The Secret Life of Pets One of the most short-sighted corporate decisions I've ever witnessed was when Universal Orlando replaced its joyous, timeless Hanna-Barbera ride with a Jimmy Neutron attraction. As Mitch Hedberg would have said, "Jimmy Neutron? Yeah, I remember that ... day." Some franchises have legs and some just don't, so it's fortunate that Illumination Entertainment came along with its Despicable Me/Minions juggernaut, which I'll wager is going to be a much longer-lived occupier of that old Hanna-Barbera space than poor Jimmy was. And Universal seems to know it, having reportedly set aside even more room for an attraction based on Illumination's new The Secret Life of Pets.
Good call. Not only do they have Illumination's sterling track record to rely on, but also the new movie's can't-miss premise: The humans step aside momentarily so we can get an unvarnished portrait of what our fur babies do all day. Netflix and rut? No, silly: Stab each other in the back and then rue the consequences. You know, just like the Republican National Committee.
I guess we'll never know if Uni left some kibble on the table by opening the movie after the mammoth July 4th weekend – although given the staying power Finding Dory has exhibited, it might be just as well. Even wiser in retrospect was the decision to open Pets last weekend in the U.K., where is scored all kinds of 11th-hour EU dosh. British title of the inevitable sequel: Pets or Meat. (PG)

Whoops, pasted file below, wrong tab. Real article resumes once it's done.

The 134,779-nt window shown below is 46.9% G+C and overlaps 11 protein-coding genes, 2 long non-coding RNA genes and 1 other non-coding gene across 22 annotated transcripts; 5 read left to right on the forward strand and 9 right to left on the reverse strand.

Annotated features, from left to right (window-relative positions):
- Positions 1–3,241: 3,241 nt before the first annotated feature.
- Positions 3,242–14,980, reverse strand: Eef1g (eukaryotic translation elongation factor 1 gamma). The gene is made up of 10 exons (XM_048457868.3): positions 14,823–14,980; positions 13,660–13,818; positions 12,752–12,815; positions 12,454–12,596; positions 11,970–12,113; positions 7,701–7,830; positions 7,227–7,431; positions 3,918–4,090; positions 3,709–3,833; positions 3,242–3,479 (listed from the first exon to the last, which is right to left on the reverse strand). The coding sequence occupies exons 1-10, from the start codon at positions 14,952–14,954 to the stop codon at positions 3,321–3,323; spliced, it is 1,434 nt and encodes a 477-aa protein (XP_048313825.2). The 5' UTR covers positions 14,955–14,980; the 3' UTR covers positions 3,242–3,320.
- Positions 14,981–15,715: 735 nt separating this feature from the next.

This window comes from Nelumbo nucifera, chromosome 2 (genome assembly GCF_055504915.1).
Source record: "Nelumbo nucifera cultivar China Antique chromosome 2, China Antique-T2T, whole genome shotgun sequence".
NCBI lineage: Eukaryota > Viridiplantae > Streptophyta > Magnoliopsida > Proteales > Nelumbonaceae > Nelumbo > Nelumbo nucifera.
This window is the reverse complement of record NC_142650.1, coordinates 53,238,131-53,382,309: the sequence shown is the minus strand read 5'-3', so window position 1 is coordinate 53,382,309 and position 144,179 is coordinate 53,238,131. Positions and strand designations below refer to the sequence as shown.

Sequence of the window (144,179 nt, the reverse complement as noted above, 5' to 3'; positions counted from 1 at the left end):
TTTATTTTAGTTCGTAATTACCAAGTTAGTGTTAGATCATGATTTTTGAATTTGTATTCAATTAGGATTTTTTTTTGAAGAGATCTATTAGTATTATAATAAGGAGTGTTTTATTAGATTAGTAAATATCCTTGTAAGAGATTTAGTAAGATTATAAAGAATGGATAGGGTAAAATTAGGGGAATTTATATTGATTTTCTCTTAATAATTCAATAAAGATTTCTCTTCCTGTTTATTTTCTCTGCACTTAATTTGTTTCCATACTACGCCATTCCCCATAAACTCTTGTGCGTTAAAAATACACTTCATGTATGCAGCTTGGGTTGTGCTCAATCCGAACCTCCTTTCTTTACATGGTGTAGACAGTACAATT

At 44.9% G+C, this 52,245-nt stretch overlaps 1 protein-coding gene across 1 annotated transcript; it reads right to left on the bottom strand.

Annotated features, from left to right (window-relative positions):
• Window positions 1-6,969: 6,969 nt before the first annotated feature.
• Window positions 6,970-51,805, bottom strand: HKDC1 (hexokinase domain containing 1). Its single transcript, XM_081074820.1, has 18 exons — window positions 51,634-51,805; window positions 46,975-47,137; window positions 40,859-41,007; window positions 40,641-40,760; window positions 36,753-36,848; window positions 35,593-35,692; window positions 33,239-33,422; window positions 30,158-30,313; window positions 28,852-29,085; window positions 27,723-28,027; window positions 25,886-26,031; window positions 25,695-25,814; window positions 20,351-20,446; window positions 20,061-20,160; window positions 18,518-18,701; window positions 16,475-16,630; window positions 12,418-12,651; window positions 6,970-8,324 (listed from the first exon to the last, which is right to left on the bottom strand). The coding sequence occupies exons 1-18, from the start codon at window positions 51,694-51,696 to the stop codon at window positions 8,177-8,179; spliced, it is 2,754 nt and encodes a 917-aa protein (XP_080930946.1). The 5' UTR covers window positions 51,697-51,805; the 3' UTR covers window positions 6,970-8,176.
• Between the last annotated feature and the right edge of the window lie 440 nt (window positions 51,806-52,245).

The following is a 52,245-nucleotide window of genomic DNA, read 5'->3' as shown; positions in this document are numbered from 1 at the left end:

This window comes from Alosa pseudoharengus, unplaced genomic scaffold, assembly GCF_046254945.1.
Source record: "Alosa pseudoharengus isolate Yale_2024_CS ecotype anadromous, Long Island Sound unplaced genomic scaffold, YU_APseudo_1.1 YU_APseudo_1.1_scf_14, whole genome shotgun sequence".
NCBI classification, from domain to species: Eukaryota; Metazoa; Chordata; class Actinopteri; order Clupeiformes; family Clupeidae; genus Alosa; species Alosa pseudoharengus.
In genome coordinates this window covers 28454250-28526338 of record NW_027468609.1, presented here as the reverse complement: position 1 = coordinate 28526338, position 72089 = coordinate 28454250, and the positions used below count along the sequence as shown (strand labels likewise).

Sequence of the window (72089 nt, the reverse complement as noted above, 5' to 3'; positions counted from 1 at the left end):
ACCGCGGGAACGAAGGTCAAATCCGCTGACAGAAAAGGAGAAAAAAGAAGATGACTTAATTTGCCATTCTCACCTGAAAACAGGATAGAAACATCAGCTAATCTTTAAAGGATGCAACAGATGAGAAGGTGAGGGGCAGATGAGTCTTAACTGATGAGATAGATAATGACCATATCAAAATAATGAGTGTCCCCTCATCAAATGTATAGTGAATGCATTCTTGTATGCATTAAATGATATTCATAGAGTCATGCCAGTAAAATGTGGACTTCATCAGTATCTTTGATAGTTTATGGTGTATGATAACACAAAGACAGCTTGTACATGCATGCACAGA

Swiss Army Man Buddy picture, meet body picture. In a pitch that puts the "high" in high concept, a castaway played by Paul Dano staves off his loneliness by sharing good times with a magical corpse (Daniel Radcliffe) that washes ashore at exactly the right time. Personally, I've always considered the original American Werewolf in London the high bar for banter between a living dude and his cadaverous pal, but I'm always open to a good paradigm shift. And so, it appears, are the festival audiences and critics who have pronounced Swiss Army Man one of the most engagingly goofy head-scratchers in many a moon.
A Rolling Stone cover story once declared that the original Guns 'N Roses could veer from terrible to brilliant in the course of a typical set – and sometimes during a single song. A similar herky-jerkiness is being attributed to Swiss Army Man by reviewers – as well as the ability to strike different members of the same audience as a unique work of genius and one of the worst pictures ever made. If you aren't enticed by the prospect of that sort of parking-lot debate, I don't know what to tell you, except maybe to dangle the carrot that the titular corpse is also gifted with propulsive flatulence. Hey, Discovery Channel: I think you just booked the first night of Shart Week. (R)